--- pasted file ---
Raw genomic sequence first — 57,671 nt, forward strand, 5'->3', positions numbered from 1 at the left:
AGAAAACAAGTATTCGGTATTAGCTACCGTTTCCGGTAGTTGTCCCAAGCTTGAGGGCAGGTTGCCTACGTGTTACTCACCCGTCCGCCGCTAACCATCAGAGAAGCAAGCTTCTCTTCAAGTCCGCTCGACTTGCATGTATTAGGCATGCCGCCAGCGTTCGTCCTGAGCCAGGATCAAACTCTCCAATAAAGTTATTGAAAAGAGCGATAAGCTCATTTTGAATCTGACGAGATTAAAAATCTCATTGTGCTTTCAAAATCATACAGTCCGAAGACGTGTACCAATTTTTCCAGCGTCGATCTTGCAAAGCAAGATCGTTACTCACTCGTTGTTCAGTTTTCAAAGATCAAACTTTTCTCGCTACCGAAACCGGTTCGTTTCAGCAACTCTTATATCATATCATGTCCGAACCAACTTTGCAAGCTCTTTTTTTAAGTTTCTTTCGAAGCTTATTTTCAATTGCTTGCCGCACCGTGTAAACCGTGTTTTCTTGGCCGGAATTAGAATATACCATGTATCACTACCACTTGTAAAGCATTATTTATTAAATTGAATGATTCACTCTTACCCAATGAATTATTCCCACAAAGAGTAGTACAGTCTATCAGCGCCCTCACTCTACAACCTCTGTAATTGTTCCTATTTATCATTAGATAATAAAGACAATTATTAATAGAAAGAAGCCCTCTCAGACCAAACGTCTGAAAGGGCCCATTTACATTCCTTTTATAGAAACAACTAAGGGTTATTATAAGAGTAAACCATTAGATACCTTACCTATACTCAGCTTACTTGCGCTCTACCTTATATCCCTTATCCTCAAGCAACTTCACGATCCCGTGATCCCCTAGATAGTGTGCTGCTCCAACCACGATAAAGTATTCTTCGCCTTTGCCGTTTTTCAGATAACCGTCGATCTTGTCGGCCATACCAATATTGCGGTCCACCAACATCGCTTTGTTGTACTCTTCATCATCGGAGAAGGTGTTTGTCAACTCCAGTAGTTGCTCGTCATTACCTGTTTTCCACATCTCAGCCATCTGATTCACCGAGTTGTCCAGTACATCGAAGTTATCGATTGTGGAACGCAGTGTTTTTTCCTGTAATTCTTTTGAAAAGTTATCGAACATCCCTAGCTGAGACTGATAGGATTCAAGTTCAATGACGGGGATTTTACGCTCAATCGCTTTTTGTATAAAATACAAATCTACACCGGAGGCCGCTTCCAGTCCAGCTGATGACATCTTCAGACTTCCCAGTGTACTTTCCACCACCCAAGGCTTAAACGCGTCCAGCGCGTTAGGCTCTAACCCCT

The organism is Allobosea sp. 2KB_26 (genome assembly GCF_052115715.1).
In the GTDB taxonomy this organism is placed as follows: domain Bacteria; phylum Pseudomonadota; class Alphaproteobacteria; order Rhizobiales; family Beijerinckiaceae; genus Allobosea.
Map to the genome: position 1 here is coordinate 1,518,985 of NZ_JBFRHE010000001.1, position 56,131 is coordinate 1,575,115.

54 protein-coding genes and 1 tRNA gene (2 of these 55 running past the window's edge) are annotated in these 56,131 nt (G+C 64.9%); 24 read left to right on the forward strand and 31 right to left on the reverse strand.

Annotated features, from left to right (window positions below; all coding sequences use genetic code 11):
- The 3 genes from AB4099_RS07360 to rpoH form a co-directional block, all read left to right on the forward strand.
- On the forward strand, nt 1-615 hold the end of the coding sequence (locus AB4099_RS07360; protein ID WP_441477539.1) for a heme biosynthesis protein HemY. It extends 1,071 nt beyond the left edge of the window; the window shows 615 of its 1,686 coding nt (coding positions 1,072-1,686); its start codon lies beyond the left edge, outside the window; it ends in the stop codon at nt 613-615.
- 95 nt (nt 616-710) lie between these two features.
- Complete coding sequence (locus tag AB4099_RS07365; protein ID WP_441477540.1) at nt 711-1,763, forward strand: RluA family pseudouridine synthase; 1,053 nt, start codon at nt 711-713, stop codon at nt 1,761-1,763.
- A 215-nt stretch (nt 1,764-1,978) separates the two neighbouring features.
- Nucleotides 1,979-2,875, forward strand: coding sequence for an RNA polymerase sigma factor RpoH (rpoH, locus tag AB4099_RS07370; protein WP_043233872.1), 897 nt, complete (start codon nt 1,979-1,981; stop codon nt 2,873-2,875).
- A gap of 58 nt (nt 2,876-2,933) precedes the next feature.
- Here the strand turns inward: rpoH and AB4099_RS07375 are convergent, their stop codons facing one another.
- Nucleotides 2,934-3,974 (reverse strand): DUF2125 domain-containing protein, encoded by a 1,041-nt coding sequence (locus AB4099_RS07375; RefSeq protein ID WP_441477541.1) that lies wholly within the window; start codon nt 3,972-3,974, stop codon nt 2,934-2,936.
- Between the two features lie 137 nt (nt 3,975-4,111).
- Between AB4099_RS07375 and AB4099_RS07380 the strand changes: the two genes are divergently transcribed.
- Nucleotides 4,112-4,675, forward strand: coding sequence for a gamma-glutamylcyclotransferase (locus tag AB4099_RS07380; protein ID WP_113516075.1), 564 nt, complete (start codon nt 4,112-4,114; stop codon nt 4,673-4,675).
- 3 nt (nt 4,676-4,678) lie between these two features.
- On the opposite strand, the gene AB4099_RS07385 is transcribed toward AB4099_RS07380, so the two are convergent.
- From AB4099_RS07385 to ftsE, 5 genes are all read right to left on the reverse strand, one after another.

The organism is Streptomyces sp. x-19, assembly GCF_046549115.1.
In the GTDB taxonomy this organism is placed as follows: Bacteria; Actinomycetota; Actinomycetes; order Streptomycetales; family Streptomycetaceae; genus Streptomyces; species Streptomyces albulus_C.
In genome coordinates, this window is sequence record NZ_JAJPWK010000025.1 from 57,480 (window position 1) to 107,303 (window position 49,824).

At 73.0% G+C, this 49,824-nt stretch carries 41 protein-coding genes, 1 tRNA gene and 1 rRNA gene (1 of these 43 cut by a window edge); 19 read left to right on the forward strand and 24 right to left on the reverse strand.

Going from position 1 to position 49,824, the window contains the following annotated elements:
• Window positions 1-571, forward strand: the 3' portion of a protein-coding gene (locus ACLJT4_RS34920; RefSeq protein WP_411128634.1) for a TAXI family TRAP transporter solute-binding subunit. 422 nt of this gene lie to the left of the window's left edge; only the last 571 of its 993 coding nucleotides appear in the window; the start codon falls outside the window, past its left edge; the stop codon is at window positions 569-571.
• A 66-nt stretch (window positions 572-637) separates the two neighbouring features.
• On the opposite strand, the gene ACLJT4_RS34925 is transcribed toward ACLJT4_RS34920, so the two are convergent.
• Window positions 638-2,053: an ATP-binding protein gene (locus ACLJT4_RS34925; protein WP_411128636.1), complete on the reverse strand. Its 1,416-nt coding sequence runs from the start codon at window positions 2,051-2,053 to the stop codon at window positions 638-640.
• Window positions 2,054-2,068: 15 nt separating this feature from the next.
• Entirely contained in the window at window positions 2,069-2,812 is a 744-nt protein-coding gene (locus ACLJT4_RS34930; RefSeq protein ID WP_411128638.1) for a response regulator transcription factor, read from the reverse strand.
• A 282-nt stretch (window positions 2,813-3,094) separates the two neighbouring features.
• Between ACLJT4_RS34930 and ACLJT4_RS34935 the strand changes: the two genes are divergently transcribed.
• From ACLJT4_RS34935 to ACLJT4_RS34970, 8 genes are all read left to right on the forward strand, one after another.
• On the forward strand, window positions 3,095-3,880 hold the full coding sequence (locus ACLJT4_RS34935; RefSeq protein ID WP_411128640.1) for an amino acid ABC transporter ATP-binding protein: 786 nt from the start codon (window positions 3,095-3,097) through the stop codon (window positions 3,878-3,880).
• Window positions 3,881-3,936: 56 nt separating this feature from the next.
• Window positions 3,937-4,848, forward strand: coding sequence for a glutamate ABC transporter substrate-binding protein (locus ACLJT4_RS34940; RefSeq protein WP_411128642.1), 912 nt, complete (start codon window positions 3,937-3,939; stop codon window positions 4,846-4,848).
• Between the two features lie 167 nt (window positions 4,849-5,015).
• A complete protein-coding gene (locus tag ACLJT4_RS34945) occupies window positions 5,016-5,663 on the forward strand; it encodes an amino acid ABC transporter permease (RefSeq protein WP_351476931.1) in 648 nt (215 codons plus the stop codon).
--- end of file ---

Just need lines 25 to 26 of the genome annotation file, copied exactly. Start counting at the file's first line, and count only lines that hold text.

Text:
In genome coordinates, this window is sequence record NZ_JAJPWK010000025.1 from 57,480 (window position 1) to 107,303 (window position 49,824).

At 73.0% G+C, this 49,824-nt stretch carries 41 protein-coding genes, 1 tRNA gene and 1 rRNA gene (1 of these 43 cut by a window edge); 19 read left to right on the forward strand and 24 right to left on the reverse strand.